service-thread then decides whether to stay on that CPU or redistribute the connection to the
service-thread on the alternate CPU.
service-thread has chosen a CPU, RFS will ensure that any subsequent packets received from the connection concerned will be processed on that same CPU. XPS is used to ensure that any transmit interrupts are also handled on the same CPU.
In combination, these steps ensure that all interrupt handling, kernel and application processing are done within the same CPU, maximising data locality for a given transaction. This behaviour is activated when the
auto-pin configuration parameter is set to
In certain situations it is possible to take
auto-pin a step further. Not all memory access incurs the same cost. Architectures where some main memory is closer to the CPU, and therefore less expensive to access are known as Non-Uniform-Memory-Access architectures or NUMA. Within a NUMA architecture, memory and CPU are grouped into NUMA nodes. The cores within a given NUMA node have quicker access to the memory within that same node. The optimum data locality would indicate that a given key should always be processed within the same NUMA node. As described above, within a given Aerospike node it is only possible to route connections to a given CPU, not all operations for a particular key. This is solved by having a separate Aerospike daemon per NUMA node. In this way, the NUMA node will be the master for partitions it owns and, therefore, will always handle operations for the keys within those partitions. Combined with the functionality as previously described, this means that all operations for a given key will be performed within the same NUMA node and transactions will be handled end to end by the same CPU. This behaviour is enabled by setting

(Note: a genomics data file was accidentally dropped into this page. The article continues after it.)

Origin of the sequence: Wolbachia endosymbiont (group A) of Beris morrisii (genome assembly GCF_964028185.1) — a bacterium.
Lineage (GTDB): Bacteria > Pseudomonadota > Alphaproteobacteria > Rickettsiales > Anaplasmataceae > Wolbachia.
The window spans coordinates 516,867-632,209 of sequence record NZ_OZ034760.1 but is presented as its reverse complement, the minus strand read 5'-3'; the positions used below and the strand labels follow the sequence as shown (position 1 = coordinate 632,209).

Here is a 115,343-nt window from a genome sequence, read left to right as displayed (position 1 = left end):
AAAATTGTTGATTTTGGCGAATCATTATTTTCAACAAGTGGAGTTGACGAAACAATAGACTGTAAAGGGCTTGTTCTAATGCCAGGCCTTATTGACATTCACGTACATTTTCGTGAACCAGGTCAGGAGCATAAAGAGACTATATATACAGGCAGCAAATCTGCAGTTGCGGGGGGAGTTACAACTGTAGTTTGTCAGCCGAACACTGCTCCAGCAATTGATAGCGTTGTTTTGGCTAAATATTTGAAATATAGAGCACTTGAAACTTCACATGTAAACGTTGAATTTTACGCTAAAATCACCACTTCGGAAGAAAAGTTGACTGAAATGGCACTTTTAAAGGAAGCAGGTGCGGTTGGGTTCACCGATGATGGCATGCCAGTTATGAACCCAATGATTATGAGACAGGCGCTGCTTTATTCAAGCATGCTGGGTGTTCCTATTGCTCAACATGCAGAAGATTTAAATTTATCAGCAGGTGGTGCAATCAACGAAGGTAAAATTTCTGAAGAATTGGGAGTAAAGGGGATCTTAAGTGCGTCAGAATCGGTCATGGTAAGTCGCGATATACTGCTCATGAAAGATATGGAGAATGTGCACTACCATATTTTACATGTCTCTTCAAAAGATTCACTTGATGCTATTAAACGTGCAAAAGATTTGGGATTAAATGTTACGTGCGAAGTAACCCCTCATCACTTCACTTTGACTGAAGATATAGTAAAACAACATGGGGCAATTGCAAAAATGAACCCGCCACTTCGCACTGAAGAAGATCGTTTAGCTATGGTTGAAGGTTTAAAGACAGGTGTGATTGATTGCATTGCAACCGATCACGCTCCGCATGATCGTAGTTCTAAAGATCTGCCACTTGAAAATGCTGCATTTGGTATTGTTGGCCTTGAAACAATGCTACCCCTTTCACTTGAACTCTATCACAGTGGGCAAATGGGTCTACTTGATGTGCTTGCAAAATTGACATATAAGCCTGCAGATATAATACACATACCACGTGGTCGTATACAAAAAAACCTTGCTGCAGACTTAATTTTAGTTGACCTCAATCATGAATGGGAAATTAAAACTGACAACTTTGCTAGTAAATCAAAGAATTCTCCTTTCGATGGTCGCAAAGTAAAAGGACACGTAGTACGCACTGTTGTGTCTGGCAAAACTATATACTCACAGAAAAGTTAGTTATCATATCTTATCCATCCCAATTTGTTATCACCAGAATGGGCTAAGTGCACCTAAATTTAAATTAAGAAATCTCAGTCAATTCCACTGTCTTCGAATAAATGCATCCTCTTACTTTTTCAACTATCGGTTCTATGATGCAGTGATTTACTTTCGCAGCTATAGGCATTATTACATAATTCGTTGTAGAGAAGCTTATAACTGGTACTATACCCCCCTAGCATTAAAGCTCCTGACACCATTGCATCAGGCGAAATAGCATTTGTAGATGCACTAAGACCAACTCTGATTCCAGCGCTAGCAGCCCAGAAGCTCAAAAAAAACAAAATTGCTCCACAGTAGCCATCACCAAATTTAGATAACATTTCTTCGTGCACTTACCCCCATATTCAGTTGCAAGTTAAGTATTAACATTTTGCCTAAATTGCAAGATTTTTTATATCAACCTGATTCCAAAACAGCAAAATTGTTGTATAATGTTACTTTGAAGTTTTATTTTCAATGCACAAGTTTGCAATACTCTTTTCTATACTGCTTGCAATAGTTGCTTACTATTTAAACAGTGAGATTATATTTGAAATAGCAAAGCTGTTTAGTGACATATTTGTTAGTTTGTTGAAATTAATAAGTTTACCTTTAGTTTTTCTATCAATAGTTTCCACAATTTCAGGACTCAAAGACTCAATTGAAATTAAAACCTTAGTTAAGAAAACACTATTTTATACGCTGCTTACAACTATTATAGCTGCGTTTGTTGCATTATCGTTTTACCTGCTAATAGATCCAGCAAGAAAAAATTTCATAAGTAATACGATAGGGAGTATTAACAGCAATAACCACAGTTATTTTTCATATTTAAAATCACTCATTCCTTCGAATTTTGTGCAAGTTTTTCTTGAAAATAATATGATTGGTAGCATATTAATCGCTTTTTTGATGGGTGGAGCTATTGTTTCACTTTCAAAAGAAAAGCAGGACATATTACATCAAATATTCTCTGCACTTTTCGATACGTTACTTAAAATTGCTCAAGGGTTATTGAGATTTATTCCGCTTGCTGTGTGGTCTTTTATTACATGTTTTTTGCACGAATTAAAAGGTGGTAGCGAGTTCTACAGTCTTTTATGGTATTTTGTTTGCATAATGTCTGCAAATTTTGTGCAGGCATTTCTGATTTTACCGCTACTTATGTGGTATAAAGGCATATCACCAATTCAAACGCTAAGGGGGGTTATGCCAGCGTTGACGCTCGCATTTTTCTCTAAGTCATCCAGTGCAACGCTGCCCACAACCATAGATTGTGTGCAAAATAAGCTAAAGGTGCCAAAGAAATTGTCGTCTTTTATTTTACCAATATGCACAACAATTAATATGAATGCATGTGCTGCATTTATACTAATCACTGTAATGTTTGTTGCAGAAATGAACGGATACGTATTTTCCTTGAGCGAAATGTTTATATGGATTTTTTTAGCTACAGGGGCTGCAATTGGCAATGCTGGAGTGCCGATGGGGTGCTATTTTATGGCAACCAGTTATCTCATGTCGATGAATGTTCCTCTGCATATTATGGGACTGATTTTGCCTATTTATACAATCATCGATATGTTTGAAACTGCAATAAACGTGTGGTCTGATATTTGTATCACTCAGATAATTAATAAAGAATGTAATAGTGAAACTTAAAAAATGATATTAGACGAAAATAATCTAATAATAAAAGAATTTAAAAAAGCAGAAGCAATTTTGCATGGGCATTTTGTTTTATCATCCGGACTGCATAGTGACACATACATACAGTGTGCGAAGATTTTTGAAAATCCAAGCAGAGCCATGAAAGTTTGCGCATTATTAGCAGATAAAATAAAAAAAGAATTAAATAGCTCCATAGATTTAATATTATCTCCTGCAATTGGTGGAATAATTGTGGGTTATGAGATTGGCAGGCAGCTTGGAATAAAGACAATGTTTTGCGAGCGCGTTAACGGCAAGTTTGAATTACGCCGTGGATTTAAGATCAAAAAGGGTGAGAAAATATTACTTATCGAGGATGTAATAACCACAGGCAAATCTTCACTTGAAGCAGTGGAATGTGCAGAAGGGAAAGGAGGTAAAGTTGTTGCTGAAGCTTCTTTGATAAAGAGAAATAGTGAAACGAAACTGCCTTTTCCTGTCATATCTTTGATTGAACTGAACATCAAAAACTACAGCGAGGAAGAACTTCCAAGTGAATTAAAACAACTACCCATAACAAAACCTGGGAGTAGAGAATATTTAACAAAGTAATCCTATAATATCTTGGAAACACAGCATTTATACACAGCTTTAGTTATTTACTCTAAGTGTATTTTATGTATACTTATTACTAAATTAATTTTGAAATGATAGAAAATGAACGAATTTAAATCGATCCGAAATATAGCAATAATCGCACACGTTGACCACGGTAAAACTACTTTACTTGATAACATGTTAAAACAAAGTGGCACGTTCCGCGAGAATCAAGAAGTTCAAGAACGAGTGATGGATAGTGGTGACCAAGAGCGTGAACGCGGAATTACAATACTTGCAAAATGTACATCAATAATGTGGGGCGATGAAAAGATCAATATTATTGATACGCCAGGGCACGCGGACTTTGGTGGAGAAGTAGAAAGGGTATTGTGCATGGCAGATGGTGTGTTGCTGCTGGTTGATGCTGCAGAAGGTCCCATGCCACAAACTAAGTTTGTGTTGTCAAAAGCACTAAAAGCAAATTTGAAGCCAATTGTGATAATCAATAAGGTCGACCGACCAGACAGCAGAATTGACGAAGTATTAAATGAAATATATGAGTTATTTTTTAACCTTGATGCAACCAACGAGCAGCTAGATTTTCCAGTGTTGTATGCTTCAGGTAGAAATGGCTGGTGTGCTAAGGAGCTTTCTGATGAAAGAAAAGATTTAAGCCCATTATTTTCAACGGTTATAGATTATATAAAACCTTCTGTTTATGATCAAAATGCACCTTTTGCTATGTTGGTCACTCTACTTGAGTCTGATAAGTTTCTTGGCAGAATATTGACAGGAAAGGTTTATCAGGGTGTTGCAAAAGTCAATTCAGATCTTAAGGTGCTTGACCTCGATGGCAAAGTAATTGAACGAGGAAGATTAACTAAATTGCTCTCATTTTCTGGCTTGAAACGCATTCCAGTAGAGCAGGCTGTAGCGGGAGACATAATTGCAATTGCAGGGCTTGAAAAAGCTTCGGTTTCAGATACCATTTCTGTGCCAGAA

NUMA. Setting up two Aerospike nodes within the same physical server is a non trivial exercise which requires specific configuration and has implications in sizing. For these reasons it is recommended that customers intending to set
NUMA should do so with the assistance of the Aerospike Client Services team.
Due to the way in which it operates there are certain caveats that must be considered on implementing
auto-pin. Primarily, a minimum Linux kernel of 3.19 is required. Furthermore, due to
auto-pin having control over where Aerospike threads run, if
service-threads have been increased past the default of 1 thread per CPU, these will be re-set, which may impact the use case elsewhere. In this scenario it may be advantageous to discuss
auto-pin with Aerospike Client Services to determine whether removing the custom configuration is the best choice for the use case. Due to the way in which
auto-pin assigns transactions to CPUs other than those associated with a given / queue interrupt, there is an increase in interrupts which is an expected trade off for the gains auto-pin provides.
auto-pin functionality offers optimal data locality for Aerospike nodes and allows Aerospike to take advantage of NUMA. That being said, it does involve low level system tuning and a number of specific requirements, for this reason, if the reason for implementation is a latency issue, a normal investigation into the latency should be completed before
auto-pin is implemented.
Within Linux there is the concept of Receive Packet Steering (RPS). This is a method by which the CPU which receives the interrupt distributes to other CPUs based on a hashing of the packet metadata. This is different from
auto-pin in that it only manages inbound network packets,
auto-pin manages internal Aerospike threads and, therefore, acts for the duration of a given transaction rather than just managing the inbound data flow.